Geoffrey Riggs: BARBIERE for our generation, 3/24/07
Once in a great while, an ensemble will appear that encapsulates the very best of its generation. And when the best of a generation seems equal to the best of preceding generations, magic happens. It happened this past Wednesday the 14th, when Liz and I saw the current cast of Rossini's BARBIERE DI SIVIGLIA at the MET. This same cast is performing the opera over the air this afternoon at GMT 1730/EDT 1:30PM. TUNE IN!! We fervently hope that the entire cast will show up today feeling fine!
Since Rossini originally entitled his timeless comedy CONTE ALMAVIVA/L'INUTIL PRECAUZIONE, we start with Juan Diego Florez's Count. There is an increasing tenderness to some of his singing today, especially in the rarely heard "Cessa di piu resistere", even though he's sung this difficult aria countless times before -- an artist capable of growth. Peter Mattei seems a veritable chameleon. After being one of those rare Don Giovannis who can easily fuse both suavity and menace, his Figaro is all sunniness and deft wit, fearlessly sung, with broad phrasing and adept agility throughout. John Del Carlo's deceptively conversational patter in Dottor Bartolo's music shows extraordinary facility too, and his funniest moments spring from a profoundly musical sense controlling a fine instrument. He is the truest successor today to Fernando Corena. Finally, the new addition to the cast, mezzo Joyce Di Donato, had herself a triumph. Hers is the most mischievous and ardent Rosina of today -- and she has a splendid technique and a lovely and wide-ranging voice. Many generations back, one fine Rosina of yesteryear once garnered a Shakespeare quote from an enthused critic: "[C]unning pattern of excelling nature". Well, that is Joyce Di Donato's Rosina.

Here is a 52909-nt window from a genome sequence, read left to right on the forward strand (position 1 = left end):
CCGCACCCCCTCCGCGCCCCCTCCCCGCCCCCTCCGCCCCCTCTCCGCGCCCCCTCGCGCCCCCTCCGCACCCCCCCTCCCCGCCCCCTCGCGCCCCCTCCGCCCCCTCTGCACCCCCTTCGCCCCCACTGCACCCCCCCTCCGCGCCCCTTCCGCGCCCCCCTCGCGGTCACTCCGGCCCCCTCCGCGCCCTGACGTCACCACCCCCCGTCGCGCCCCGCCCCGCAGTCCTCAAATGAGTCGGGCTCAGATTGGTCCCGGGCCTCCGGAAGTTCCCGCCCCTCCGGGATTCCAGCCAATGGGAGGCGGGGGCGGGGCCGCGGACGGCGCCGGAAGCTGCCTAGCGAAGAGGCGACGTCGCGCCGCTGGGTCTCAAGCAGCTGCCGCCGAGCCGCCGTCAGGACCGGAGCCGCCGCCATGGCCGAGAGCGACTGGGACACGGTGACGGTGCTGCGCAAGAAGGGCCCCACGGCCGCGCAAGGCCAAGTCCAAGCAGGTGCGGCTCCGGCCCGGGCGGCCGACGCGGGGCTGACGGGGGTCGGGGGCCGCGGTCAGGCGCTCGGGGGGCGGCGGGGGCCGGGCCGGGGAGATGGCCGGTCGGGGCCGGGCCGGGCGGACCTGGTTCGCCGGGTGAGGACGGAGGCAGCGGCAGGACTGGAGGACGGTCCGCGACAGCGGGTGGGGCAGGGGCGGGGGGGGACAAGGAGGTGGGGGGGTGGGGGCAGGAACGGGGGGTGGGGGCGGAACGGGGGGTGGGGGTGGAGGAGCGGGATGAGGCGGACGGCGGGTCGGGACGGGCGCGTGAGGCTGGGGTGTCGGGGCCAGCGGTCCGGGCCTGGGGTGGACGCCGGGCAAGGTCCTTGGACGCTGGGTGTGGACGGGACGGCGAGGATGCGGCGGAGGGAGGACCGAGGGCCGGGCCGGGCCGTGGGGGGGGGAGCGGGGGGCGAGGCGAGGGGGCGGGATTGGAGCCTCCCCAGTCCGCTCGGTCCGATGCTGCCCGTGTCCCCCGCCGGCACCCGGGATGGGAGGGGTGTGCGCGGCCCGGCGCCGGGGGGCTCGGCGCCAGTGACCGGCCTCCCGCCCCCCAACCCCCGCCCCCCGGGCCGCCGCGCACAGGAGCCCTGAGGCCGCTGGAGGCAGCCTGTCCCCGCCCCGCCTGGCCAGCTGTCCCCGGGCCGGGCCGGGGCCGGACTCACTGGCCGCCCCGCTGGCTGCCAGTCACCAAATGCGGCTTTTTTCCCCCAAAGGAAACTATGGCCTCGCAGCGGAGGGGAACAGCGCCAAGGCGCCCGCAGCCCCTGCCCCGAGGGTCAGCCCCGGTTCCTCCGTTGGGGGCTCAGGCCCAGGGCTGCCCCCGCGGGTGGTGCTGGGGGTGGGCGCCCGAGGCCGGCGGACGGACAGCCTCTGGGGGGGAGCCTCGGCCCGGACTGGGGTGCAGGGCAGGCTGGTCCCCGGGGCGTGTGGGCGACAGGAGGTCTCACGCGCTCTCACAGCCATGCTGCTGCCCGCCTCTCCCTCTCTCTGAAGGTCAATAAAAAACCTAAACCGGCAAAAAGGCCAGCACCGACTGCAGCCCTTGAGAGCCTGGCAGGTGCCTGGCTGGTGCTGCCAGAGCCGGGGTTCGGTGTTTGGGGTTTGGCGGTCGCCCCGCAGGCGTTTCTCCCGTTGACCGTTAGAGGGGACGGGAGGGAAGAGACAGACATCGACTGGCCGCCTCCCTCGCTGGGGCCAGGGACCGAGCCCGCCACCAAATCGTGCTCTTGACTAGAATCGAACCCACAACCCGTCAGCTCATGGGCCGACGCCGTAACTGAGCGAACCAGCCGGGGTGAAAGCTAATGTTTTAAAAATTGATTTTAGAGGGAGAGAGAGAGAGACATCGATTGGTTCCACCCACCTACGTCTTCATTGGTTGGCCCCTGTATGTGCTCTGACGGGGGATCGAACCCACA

Fortunately, Maurizio Benini's leadership at the podium shows far more sensitivity and a true sense of narrative theater in Rossini's score than we heard in an accomplished but not incandescent FAUST last week. Incandescent is exactly what Benini's Rossini is, and his contribution capped a BARBIERE on the 14th that was as close to perfect as we may ever hear.
Happy listening indeed!